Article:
One way to look at the stock market is to pay attention to investors’ emotions. Are they greedy or fearful?
Take a minute to think about how you are currently feeling with regard to the stock market. Are you feeling fearful or greedy? Now consider that other investors may also feel this way! However, Warren Buffett once said, “It is wise for investors to be fearful when others are greedy, and greedy when others are fearful.”
Does the current market make you more anxious about your retirement plan? Are you watching your 401k and investment accounts, and feel worried that you won’t be able to retire as planned? Did you know that you are not alone? According to a survey from Bankrate.com, “55% of workers said they feel they are behind on their retirement savings.”
Transamerica recently published a survey that gives an overall retirement outlook that states, “Baby Boomers have been susceptible to employment risks, volatility in the financial markets, and increasing inflation – all of which could disrupt their retirement plans.”
They also note that:
- Forty percent of Baby Boomer workers expect Social Security to be their primary source of retirement income.
- Eighty-three percent are saving for retirement in an employer- sponsored 401(k) or similar plan and/or outside the workplace.
- They began saving at age 35 (median).
- Those participating in a 401(k) or similar plan contribute 10 percent (median) of their annual pay.
- Baby Boomer workers have saved $162,000 (estimated median) in total household retirement accounts, but only $15,000 (median) in emergency savings.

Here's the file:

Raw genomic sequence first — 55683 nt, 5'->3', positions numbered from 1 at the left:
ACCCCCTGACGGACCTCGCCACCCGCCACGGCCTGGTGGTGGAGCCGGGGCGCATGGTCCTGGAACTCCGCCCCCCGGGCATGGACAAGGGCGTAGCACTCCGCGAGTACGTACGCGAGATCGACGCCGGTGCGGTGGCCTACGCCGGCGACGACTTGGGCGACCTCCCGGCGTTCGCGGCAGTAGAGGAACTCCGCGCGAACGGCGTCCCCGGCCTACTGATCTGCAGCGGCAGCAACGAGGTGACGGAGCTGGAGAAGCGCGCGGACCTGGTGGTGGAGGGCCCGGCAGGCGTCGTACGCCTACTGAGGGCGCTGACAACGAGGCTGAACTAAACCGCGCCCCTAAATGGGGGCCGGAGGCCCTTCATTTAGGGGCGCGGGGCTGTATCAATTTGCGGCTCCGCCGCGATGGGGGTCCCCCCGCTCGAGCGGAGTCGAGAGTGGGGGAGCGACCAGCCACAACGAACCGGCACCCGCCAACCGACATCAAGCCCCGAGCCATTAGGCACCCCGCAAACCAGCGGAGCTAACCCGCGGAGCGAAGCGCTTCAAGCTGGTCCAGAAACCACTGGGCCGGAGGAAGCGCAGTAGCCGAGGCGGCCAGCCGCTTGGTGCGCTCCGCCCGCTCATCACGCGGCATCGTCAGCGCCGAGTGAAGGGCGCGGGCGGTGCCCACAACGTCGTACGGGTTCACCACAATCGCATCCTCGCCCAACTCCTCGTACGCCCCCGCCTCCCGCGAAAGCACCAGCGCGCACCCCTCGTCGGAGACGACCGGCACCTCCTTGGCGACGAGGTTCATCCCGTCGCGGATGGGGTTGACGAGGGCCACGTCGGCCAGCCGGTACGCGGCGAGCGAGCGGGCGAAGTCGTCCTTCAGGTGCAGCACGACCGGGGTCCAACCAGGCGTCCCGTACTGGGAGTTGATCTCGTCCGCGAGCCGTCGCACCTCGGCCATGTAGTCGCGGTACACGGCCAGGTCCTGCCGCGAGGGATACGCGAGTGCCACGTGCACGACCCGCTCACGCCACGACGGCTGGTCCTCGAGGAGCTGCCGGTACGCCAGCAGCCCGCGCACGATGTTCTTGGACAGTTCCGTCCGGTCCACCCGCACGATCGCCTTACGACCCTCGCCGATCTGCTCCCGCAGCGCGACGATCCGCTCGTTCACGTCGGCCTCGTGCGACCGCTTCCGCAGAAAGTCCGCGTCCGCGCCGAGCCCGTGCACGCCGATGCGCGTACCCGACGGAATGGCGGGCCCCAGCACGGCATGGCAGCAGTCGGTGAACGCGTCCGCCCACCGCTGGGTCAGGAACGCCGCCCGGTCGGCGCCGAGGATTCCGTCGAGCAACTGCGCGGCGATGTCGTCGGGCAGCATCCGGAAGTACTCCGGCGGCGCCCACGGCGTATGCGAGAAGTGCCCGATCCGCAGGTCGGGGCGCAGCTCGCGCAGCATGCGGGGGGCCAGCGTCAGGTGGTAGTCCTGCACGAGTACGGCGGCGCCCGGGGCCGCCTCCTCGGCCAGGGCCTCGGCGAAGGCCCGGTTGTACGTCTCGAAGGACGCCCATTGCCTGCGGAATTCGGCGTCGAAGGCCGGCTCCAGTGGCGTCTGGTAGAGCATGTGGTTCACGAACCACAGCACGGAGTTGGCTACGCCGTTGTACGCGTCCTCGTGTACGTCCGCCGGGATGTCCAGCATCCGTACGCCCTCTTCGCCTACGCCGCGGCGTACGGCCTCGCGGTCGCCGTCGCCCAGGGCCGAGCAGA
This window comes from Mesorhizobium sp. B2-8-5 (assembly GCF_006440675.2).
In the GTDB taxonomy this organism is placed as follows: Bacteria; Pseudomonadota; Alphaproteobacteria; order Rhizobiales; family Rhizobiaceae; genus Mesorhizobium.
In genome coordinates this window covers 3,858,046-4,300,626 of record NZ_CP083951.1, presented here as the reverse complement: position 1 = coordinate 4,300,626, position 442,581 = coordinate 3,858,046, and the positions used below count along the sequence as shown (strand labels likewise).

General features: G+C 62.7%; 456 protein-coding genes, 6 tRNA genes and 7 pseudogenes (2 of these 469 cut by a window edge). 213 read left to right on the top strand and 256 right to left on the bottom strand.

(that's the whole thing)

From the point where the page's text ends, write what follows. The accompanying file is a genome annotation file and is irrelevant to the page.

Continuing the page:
- Almost half of Baby Boomer workers expect to work past age 70 or do not plan to retire.
Maybe you are close to the medians listed above, or maybe you were careful in your planning, and managed to save a bit more! Remember, having a solid plan is crucial. At the same time, you may need to be flexible to pivot and adjust your strategy when necessary.
Here are some investor’s tips on combating anxiety in a fluctuating market, which hopefully will bring you some peace of mind!
When people are fearful:
- Be greedy – this is when you should buy stocks. Why? Because when prices are low, stocks are effectively “on sale”. This is an opportune time to buy stocks.
- You can only control what you can control. Don’t forget you are not in control of the market. Even though you probably wish you had a say in what happens, you don’t. You have to trust that you are making the right decisions and let it go – and then focus on what you do have control over. If history is any indicator, everything is cyclical and the market will eventually recover.
- Turn off the TV or the news, and take a break from the constant influx of noise. Stop being hyper-focused on what is happening. Relax, and wait for the market to correct itself. What you listen to can affect your thoughts and emotions. Choose to listen to things that bring you more joy and peace, and allow yourself to shift your focus away from the negative. Listening to music that uplifts you is a great way to regulate your mood!
- When in doubt, ZOOM OUT! Keep a big-picture perspective by zooming out, not in. This is when you can gain a broader perspective, and look towards the horizon. Stay focused on your long-term dreams and remember the decisions you made with the end in mind.